In China, political Confucians defend an alternative approach: the Way of the Humane Authority. The question of political legitimacy is central to their constitutional thought. Legitimacy is not simply what people think of their rulers; it is the deciding factor in determining whether a ruler has the right to rule. And unlike Western-style democracy, there is more than one source of legitimacy.
According to the Gongyang Zhuan, a commentary on a Confucian classic, political power can be justified through three sources: the legitimacy of heaven (a sacred, transcendent sense of natural morality), the legitimacy of earth (wisdom from history and culture), and the legitimacy of the human (political obedience through popular will).
In ancient times, Humane Authority was implemented by early Chinese monarchs. But changes in historical circumstances now necessitate changes in the form of rule. Today, the will of the people must be given an institutional form that was lacking in the past, though it should be constrained and balanced by institutional arrangements reflecting the other two forms of legitimacy.
In modern China, Humane Authority should be exercised by a tricameral legislature: a House of Exemplary Persons that represents sacred legitimacy; a House of the Nation that represents historical and cultural legitimacy; and a House of the People that represents popular legitimacy.
The leader of the House of Exemplary Persons should be a great scholar. Candidates for membership should be nominated by scholars and examined on their knowledge of the Confucian classics and then assessed through trial periods of progressively greater administrative responsibilities – similar to the examination and recommendation systems used to select scholar-officials in the imperial past. The leader of the House of the Nation should be a direct descendant of Confucius; other members would be selected from descendants of great sages and rulers, along with representatives of China’s major religions. Finally, members of the House of the People should be elected either by popular vote or as heads of occupational groups.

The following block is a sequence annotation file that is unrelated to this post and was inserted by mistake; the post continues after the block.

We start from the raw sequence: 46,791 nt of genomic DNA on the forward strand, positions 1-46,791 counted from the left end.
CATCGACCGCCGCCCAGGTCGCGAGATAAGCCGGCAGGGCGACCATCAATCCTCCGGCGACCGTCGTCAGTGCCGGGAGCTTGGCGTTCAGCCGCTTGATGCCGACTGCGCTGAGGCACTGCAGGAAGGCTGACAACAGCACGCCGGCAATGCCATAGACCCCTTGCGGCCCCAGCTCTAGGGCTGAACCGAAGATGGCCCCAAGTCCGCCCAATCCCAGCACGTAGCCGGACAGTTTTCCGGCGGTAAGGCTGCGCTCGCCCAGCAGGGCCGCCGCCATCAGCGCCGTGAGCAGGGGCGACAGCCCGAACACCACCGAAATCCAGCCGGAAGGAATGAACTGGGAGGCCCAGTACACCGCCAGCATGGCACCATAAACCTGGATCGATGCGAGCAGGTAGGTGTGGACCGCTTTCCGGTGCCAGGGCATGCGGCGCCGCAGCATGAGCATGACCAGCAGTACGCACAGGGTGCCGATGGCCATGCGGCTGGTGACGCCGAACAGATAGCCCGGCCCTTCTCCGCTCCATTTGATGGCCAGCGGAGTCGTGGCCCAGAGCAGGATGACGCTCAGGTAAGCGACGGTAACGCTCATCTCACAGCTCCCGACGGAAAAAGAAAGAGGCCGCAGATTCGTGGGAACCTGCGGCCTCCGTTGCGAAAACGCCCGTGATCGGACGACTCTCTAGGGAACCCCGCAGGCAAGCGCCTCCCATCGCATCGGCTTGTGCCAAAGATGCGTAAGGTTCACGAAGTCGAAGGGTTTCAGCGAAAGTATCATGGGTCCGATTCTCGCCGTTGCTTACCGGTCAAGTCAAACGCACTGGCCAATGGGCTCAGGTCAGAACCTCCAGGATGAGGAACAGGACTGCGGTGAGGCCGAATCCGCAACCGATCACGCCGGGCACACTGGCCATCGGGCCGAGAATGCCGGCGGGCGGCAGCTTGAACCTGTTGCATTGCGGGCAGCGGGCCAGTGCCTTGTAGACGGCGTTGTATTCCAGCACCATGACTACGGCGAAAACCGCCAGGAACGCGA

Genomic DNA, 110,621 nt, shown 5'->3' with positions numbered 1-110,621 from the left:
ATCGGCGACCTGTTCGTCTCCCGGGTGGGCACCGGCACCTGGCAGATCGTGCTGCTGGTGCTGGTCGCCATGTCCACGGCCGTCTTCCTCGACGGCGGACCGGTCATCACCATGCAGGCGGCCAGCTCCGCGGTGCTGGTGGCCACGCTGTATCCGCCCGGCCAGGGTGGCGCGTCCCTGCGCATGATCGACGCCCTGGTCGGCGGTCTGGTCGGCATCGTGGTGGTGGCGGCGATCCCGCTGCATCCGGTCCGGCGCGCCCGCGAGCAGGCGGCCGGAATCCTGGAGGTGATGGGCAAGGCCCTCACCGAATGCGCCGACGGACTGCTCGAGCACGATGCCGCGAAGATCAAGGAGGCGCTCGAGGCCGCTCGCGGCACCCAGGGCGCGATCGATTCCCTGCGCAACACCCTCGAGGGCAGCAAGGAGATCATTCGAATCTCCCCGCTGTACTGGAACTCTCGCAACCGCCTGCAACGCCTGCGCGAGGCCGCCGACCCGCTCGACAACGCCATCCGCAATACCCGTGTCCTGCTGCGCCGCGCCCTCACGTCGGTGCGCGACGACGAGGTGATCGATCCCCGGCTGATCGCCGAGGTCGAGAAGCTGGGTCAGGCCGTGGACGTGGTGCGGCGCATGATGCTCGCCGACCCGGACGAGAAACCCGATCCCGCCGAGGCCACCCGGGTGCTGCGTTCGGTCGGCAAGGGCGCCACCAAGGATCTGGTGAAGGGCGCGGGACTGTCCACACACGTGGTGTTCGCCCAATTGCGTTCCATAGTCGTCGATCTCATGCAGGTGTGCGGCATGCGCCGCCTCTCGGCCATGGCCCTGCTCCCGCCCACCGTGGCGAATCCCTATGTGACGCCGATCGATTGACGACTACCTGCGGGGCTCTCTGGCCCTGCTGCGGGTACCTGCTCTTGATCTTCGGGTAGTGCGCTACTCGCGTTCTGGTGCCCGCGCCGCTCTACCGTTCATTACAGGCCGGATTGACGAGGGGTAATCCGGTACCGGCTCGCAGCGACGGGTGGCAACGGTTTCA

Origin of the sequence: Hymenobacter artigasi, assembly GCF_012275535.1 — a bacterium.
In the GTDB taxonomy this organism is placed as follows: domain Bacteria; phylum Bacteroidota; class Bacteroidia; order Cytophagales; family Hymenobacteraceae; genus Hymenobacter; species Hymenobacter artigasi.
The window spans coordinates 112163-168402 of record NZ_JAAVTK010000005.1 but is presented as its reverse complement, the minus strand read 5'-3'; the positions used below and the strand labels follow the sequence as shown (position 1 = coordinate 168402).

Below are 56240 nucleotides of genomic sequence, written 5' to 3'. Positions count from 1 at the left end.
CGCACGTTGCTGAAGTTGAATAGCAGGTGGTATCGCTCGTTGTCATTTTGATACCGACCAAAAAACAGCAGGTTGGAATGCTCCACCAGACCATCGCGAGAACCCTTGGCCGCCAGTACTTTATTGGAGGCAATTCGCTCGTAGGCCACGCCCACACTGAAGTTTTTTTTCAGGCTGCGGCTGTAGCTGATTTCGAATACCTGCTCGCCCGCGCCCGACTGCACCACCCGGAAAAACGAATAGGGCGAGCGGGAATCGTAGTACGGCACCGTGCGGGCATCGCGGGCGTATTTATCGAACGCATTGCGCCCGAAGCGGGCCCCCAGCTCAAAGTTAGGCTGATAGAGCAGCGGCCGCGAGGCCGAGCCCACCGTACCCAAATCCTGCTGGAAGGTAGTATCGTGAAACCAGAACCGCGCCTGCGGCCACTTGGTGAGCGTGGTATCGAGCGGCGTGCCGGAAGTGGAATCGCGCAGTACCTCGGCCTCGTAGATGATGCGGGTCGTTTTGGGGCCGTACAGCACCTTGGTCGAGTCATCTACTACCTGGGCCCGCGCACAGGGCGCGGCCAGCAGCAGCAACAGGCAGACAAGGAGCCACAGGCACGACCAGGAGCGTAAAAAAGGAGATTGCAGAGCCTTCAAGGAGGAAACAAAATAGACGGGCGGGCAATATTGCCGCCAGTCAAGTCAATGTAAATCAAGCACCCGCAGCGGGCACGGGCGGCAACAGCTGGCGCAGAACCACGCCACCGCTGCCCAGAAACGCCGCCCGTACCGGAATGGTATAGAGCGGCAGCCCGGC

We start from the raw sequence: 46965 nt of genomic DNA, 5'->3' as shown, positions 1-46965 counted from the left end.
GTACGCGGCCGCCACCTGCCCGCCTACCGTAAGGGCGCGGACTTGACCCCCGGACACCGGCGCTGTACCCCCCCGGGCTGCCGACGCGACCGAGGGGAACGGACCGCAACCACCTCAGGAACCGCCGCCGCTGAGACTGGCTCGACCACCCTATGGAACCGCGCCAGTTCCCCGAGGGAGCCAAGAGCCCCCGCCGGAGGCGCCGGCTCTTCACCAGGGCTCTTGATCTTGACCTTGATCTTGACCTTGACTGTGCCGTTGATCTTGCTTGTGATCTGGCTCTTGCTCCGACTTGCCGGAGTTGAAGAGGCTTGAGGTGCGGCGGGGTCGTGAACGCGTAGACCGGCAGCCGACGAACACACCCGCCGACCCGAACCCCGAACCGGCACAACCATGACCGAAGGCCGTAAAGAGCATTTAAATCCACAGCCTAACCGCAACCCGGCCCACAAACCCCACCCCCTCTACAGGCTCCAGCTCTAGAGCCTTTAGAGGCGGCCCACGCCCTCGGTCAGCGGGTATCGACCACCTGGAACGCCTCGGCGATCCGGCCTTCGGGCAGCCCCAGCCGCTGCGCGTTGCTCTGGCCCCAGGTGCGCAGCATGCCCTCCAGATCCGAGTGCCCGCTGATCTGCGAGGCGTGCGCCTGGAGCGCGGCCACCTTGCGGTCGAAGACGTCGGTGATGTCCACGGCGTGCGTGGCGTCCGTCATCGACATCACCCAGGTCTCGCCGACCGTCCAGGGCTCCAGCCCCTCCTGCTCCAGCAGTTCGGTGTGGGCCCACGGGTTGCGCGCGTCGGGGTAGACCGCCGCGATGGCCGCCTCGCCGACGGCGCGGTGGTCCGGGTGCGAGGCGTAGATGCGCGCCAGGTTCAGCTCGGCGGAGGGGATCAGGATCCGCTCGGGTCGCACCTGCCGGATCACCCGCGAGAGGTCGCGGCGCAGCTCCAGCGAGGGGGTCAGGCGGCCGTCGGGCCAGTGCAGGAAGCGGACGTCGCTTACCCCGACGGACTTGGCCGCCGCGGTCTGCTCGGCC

This system would have checks and balances. Each house would deliberate in its own way and not interfere in the affairs of the others. To avoid political gridlock arising from conflicts among the three houses, a bill would be required to pass at least two houses to become law. To protect the primacy of sacred legitimacy in Confucian tradition the House of Exemplary Persons would have a final, exclusive veto, but its power would be constrained by that of the other two houses: for example, if they propose a bill restricting religious freedom, the People and the Nation could oppose it, stopping it from becoming law.
Instead of judging political progress simply by asking whether China is becoming more democratic, Humane Authority provides a more comprehensive and culturally sensitive way of judging its political progress.
Jiang Qing is the founder of the Yangming Confucian Academy in Guiyang, China. He is the author, and Daniel A. Bell is an editor, of the forthcoming book “A Confucian Constitutional Order: How China’s Ancient Past Can Shape Its Political Future.”